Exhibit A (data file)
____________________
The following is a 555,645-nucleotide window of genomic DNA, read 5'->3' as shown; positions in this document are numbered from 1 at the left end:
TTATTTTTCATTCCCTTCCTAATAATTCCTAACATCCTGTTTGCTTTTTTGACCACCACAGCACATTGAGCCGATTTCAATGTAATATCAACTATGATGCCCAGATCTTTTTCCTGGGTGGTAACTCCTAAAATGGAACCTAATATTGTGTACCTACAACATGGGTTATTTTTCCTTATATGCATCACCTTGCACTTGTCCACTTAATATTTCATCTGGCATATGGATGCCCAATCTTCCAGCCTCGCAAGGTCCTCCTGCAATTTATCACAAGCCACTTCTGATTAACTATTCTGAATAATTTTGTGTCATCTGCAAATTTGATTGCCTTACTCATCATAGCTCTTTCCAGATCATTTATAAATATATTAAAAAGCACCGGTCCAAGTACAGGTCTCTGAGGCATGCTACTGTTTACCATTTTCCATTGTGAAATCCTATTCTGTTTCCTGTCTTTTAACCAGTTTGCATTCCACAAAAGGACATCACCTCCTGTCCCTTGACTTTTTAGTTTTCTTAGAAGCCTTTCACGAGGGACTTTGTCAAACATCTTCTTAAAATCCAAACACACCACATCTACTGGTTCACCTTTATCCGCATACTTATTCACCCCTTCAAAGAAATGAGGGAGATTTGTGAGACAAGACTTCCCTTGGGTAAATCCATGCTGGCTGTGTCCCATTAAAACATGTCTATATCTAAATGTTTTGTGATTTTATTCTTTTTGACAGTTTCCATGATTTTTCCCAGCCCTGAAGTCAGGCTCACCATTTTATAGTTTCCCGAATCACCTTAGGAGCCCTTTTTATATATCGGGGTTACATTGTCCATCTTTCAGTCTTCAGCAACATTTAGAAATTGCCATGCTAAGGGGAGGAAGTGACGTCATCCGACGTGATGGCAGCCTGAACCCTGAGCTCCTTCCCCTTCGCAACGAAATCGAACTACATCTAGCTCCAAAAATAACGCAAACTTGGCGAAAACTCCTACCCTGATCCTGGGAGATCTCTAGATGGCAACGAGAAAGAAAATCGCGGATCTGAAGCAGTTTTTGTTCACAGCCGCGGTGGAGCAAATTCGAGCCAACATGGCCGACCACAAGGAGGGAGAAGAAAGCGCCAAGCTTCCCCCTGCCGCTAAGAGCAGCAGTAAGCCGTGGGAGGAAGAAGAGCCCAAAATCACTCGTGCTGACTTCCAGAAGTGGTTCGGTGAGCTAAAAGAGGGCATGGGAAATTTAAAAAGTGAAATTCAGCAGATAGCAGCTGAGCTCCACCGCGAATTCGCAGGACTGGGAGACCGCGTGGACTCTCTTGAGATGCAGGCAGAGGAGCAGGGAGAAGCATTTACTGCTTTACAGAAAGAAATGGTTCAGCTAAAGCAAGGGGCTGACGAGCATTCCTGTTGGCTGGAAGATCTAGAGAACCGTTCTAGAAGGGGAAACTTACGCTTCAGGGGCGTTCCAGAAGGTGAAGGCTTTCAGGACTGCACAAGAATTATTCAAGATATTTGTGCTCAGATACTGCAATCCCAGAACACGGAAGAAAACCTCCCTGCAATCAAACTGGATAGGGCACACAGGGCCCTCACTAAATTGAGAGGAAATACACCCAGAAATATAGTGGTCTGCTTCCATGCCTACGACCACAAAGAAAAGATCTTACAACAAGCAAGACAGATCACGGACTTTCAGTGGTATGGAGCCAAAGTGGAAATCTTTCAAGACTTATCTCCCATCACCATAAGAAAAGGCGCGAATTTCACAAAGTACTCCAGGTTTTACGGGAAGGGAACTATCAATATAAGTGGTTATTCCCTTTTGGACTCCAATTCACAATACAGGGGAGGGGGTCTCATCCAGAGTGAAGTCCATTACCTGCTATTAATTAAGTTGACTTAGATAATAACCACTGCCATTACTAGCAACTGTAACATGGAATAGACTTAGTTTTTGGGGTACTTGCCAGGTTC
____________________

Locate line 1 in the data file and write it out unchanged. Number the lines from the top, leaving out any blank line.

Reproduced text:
The following is a 555,645-nucleotide window of genomic DNA, read 5'->3' as shown; positions in this document are numbered from 1 at the left end: